If you do get one make sure it has a tow package with beefed up anti sway bars, heavier duty rear suspension and transmission cooler. Just cause you can bolt on a receiver to the back doesn't make it good to tow with! Whatever you choose I would error on the side of caution and not exceed half of whatever they are rated for. Furthermore do your due diligence and find out what maintenance is required if they are used for towing. Usually they require more frequent fluid changes in the transmission and differentials.

Me being a Toyota snob and ex-technician, I'd say the Highlander is worth a look. They are typical Toyota, boring, but extremely reliable. FYI the Highlander is AWD if you opt for "4WD".
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Old 04-14-2015, 01:09 PM   #30
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Here is a quick answer I found for a few specific models.

In vehicles with all-wheel-drive systems, including Subarus, Audis and Lamborghinis, the differential and the computer work together to send the right amount of torque to each wheel to minimize slippage and maximize control. If one of the tires is a different size than the others -- because three tires are worn and one is brand new -- the computer will take an incorrect reading and the differential will work too hard. Drive this way long enough and you'll burn out the drivetrain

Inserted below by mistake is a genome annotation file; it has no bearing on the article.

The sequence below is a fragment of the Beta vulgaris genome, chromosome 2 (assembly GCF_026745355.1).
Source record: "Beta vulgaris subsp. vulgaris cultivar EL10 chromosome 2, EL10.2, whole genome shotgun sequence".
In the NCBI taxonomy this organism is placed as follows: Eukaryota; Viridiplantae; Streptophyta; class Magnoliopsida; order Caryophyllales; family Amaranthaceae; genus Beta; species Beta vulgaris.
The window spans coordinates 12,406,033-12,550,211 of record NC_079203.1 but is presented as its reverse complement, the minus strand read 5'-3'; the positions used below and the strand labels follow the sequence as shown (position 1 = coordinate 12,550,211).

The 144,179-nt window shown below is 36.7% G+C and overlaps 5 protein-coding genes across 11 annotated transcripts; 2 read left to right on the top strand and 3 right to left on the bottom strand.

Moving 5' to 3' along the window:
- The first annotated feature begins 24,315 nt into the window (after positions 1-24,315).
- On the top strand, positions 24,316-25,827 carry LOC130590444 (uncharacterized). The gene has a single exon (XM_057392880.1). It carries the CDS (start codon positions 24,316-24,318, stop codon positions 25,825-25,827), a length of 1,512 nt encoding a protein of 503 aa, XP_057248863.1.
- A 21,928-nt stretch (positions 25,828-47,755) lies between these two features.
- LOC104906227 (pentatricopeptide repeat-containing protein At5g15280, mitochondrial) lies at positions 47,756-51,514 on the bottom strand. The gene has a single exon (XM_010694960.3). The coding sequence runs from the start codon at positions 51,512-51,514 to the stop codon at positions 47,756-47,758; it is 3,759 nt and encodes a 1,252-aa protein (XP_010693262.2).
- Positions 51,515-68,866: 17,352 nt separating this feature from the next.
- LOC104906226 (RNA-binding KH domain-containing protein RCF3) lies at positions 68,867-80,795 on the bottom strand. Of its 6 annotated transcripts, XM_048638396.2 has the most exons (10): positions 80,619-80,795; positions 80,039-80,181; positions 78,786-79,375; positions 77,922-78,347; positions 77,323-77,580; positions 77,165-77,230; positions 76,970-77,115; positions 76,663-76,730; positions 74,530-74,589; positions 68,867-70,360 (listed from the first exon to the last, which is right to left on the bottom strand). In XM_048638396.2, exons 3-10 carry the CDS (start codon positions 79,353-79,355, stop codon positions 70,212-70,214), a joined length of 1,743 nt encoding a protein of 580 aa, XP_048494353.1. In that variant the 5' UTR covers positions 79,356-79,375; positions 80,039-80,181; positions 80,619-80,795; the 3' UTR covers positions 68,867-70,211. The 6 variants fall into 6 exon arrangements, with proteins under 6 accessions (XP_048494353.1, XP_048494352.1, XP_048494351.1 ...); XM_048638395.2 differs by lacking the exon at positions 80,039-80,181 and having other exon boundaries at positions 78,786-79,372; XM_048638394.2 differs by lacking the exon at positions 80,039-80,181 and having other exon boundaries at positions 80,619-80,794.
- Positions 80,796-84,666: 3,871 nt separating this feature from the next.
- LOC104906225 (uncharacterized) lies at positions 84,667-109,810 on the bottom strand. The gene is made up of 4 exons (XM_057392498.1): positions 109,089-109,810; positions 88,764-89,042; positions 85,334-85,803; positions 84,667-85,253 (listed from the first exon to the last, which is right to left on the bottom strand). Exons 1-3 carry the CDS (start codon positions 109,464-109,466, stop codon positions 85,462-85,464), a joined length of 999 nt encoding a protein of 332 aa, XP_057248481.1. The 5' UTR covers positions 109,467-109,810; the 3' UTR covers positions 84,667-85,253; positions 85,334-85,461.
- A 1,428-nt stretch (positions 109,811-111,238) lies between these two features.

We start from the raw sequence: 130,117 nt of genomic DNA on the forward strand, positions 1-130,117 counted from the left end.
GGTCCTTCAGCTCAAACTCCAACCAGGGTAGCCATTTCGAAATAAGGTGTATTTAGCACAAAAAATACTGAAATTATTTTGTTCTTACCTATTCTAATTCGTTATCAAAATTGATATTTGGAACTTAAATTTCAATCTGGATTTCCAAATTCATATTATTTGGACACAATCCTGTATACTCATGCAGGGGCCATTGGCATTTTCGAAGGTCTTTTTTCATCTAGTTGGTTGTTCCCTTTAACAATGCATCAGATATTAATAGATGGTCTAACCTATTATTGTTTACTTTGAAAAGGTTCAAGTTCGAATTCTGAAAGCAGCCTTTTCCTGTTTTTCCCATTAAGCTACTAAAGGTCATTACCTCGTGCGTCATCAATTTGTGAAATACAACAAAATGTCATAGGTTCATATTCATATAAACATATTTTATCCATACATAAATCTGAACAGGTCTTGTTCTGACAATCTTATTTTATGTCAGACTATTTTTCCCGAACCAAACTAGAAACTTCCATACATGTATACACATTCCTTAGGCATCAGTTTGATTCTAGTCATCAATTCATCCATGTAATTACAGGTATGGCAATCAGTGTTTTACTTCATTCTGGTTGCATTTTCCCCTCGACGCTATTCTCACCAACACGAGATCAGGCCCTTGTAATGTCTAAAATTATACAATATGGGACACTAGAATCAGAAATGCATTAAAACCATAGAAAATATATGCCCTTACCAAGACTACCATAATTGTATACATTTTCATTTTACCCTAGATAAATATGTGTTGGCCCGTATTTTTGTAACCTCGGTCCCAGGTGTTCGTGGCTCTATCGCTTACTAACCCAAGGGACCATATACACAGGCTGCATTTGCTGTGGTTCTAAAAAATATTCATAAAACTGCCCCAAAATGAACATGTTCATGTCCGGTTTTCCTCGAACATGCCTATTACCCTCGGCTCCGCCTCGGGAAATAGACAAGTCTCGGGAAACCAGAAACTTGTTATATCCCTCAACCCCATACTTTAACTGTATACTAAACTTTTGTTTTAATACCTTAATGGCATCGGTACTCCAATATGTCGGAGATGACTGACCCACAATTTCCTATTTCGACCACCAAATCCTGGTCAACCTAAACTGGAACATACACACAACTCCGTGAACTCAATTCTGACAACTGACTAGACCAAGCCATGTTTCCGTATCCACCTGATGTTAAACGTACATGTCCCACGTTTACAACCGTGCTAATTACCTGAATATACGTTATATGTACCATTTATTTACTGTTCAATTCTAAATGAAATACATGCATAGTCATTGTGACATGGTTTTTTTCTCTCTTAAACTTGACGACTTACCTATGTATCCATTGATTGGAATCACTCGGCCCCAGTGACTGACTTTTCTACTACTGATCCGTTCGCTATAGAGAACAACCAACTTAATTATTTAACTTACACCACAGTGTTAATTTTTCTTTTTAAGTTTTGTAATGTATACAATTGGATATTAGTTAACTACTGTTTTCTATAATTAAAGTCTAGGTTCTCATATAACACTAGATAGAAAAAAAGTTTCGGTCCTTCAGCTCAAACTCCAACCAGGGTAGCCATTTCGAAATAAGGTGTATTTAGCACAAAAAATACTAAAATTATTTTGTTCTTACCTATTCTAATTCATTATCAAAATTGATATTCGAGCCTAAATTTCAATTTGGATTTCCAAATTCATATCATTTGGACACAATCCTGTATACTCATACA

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Old 04-14-2015, 01:18 PM   #31
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Here is a link that explains this situation pretty good.Looks like tire shaving would have been a much cheaper option at around $25-$35.
http://www.tirerack.com/tires/tirete....jsp?techid=18
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Old 04-14-2015, 05:09 PM   #32
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Default Awd

Well I have a 2014 SUB too and before just punting & buying something else;
maybe if you like the car ,like I do; just buy 4 tires & save the 3 good ones. Really, how many times will this ever happen to you. If you get another car, you will be paying more $$, and with a 6 cyl. pay more $ for gas every WEEK.